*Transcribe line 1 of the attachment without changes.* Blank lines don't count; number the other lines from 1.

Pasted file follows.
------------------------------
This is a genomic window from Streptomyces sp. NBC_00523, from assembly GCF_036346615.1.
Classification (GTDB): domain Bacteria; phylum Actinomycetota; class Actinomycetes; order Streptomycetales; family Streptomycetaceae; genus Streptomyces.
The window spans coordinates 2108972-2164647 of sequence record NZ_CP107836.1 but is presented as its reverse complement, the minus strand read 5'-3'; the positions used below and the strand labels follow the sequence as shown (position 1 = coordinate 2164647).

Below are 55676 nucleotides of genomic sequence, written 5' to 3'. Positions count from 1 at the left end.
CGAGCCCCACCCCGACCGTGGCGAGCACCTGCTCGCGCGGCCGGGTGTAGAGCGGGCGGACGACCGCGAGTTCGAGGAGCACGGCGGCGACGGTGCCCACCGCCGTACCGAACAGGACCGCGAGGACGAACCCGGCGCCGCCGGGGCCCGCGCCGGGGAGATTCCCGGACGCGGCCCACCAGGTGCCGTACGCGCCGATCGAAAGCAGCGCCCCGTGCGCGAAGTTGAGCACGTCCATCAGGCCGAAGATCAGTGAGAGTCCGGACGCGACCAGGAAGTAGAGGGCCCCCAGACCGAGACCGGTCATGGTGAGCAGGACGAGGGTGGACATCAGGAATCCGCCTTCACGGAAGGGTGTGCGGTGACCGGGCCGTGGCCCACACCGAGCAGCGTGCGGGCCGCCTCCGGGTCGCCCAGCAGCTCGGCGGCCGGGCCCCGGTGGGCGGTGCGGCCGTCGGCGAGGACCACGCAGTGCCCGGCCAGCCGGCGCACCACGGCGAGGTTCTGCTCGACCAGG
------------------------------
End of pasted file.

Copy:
This is a genomic window from Streptomyces sp. NBC_00523, from assembly GCF_036346615.1.